Amazon’s victory in the Alabama unionization vote will be a relief to the e-commerce giant in the short term, but it’s hardly the end of the matter. Leaving aside the legal appeals over the outcome of the Alabama vote, the labor movement is sure to try again elsewhere. Widespread reports of onerous working conditions for Amazon drivers and warehouse workers are too egregious for union officials to ignore.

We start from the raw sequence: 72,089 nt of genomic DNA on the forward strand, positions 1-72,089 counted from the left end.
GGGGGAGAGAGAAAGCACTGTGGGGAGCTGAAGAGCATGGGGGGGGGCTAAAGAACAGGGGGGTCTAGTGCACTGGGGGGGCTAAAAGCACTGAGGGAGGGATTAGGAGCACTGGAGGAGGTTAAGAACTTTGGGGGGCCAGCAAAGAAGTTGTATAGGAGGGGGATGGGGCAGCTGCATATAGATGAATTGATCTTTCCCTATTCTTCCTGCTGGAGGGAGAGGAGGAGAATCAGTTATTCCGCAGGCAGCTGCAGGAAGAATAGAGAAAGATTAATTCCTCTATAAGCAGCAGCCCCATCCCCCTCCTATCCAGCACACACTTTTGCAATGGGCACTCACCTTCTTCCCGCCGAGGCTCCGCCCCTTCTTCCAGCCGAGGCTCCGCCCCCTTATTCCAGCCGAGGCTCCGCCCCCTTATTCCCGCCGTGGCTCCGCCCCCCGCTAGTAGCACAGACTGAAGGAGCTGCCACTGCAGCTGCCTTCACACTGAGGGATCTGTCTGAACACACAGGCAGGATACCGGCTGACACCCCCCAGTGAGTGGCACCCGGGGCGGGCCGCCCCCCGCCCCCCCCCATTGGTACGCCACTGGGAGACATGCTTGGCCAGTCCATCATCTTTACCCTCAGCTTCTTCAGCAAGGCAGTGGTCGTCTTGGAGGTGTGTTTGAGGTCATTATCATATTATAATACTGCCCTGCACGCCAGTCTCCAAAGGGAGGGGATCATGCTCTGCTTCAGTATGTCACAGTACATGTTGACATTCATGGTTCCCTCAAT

Let’s assume the union wins some rounds. That will doubtless crimp Amazon’s style in the short run, potentially raising costs and making it harder for Amazon to hire and fire as easily as it does now. In the long run, though, it may well be moot. For nearly a decade, Amazon has been deploying robots in its warehouses, while investing in research to advance what automation can do, as this video from 2019 outlines. Over time, that could drastically reduce demand for human employees in the warehouses. You can even imagine Amazon’s warehouses eventually becoming more like its data centers, bristling with technology and only a handful of highly-skilled technicians to keep the machines running.